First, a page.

San Diego In Mexico City in June of 1994, Pat Nelson took a friend, a Mexican financial consultant, to lunch. "My friend said to me, 'Pat, in '92 and '93 the Mexican government issued short-term bonds that yield 14 to 16 percent.' He went on to explain that foreign banks and institutional investors like Merrill Lynch had bought an astronomical amount of these bonds. The problem was that many of the bonds were about to come due. Mexico was going to have to pay up. Mexico didn't have the money.
"My friend said, 'No one's written about this. Do you want to write about it?' And I said of course I'd write about it, as long as he provided me with all the documentation. He did. I went back to my office at the News, the English-language paper I was working at back then, and I wrote about the short-term bonds in my column, about their coming due. Some months later, the Mexican government announced it was loosening its control of the peso. Everything fell apart. We actually had people calling the paper saying, 'Pat Nelson ruined the peso!' I had to laugh. I responded in my column, saying, 'If only I had that kind of power to influence the Mexican economy. If I did, we wouldn't be in this mess.' I also said it was remarkable that I predicted six of the last four devaluations. They got the joke.
"The '95 devaluation destroyed the Mexican middle class. The short-term bonds story was the biggest story I ever broke."
Nelson, born in Oklahoma, the daughter of a traveling salesman who sold "milking equipment, cream separators, that sort of thing," grew up all over the Midwest. After serving in the Army Air Corps during the U.S. occupation of Japan, Nelson returned to the States hoping to attend college on the G.I. Bill.
"I'd wanted to go to Berkeley or Kenyon. By the time I got back, all the colleges and universities were filled. This Tex-Mex guy who worked with me in Japan had mentioned something about Mexico City College. It'd been approved by the Veterans Administration. I went down to Mexico City and enrolled. I really didn't have any intentions of staying. I ended up spending the next 53 years in Mexico. I guess you could say it was my karma."
In addition to having her tuition paid, Nelson received a $50 monthly stipend from the Veterans Administration. She supplemented her income by teaching English, mostly in Veracruz. When she could, she worked on her degree.
"I'd wanted to study political science, but for a number of reasons I wound up studying economics. Developmental economics. We didn't get much classical or neoclassical economics until I was doing graduate work. I heard a fellow student say the name Keynes. I didn't know who it was. So I went to the library, hit the books, and educated myself. It turns out that studying economics was wise. When I went to Mexico in 1948, President Aleman was in power. The Mexicans referred to him as Aleman and the Forty Thieves. It was understood, it was taken for granted, that Aleman and his cabinet would skim the cream of the Mexican economy for themselves. It was known that they would use their position to become very rich. The Mexican economy has always been unstable and corrupt. The Mexican economy was always going to be a source of news.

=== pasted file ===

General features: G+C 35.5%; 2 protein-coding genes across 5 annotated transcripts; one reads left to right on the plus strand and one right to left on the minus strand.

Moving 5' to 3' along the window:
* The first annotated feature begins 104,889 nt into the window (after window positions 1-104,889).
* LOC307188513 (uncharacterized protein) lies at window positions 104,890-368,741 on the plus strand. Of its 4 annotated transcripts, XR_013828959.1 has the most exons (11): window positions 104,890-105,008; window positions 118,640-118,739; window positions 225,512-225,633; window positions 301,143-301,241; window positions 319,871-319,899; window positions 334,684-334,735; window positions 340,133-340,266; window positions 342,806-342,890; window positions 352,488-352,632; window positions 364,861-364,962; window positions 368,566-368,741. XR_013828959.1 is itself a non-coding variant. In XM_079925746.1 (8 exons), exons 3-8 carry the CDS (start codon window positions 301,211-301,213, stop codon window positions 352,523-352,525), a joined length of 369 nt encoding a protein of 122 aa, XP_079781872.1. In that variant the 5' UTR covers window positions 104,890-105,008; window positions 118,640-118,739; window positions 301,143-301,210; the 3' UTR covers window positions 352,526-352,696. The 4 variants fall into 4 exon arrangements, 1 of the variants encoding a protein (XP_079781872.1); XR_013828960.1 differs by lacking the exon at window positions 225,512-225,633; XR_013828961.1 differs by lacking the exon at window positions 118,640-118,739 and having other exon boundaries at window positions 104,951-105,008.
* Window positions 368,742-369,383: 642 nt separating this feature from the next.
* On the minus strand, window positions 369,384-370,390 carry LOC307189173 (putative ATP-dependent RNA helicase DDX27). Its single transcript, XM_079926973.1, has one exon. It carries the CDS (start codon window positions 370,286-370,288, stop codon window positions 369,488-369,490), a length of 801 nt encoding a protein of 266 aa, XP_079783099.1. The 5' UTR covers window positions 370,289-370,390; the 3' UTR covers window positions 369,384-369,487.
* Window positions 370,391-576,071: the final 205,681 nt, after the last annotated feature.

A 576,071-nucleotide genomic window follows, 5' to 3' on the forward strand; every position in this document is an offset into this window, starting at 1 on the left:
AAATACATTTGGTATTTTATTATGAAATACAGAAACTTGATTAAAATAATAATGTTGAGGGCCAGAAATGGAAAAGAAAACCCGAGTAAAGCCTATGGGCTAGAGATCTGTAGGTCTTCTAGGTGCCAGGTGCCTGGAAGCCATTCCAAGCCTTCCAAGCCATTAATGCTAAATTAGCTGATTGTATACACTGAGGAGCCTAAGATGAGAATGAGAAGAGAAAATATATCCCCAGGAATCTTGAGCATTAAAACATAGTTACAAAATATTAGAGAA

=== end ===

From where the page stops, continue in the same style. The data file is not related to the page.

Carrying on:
"During the Korean War, early '51 to late '53, I was called back into active duty and went again to Japan. When I returned to Mexico, I was very ill. My doctor told me that, between living in Mexico and Japan, I had five different parasites and two kinds of amoebas. He gave me medication and told me I should go to Veracruz to recuperate. It took me a long time to recover. Life in Veracruz was easy. Tennis in the morning. Fishing in the afternoon. I knew I had to get back to Mexico City. So I sat down and wrote three analysis pieces about the Mexican economy. At that time, the government was trying to move heavy industry -- principally the auto industry, which was just about the only heavy industry -- out of Mexico City. Ford. General Motors. Volkswagen. These plants were doing mostly assembly work. The government wanted them to use Mexican materials in the production of their cars. The big boost, you see, would come with all the auxiliary industries.
"But the remarkable thing is that even back then, 50 years ago, the government was aware of the problems attendant to having everything centralized in Mexico City. Fifty years ago the Mexican government began decentralizing its industries. All of Mexico's big problems were evident even back then. The problems were and are longstanding. Everyone wanting to be in Mexico City goes back to colonial times. Everyone wanted to be close to power. That's why you have, for example, the Ministry of Fisheries in, of all places, Mexico City. So, I wrote about the government's drive to get the auto manufacturers out of the city, to have them use Mexican materials. I wrote up these three pieces and took them to the News, an English-language paper that'd been established in 1950. They said they couldn't use the stories but that they did have a job for a reporter in the society pages. Me? Writing for the society pages? I wanted to write about economics. I took my stories to the Mexico City Times, and they bought them. This was in the fall of 1963. I've been writing about the Mexican economy ever since.
"Mexico City was an interesting place to work in. At one time or another, everyone passed through. You met people at cocktail parties. Virginia Hill, Bugsy Siegel's old girlfriend, lived in Mexico City. She had a fabulous apartment on Melchior Ocampo Street. She cut quite a swath through Mexico City's social scene. You met other people. You'd show up at a party and there'd be William Holden. Or you'd see Anthony Quinn walking down the street. For a while, Mexico City was the place to be. Of course, Acapulco was where most of the very famous would hang out.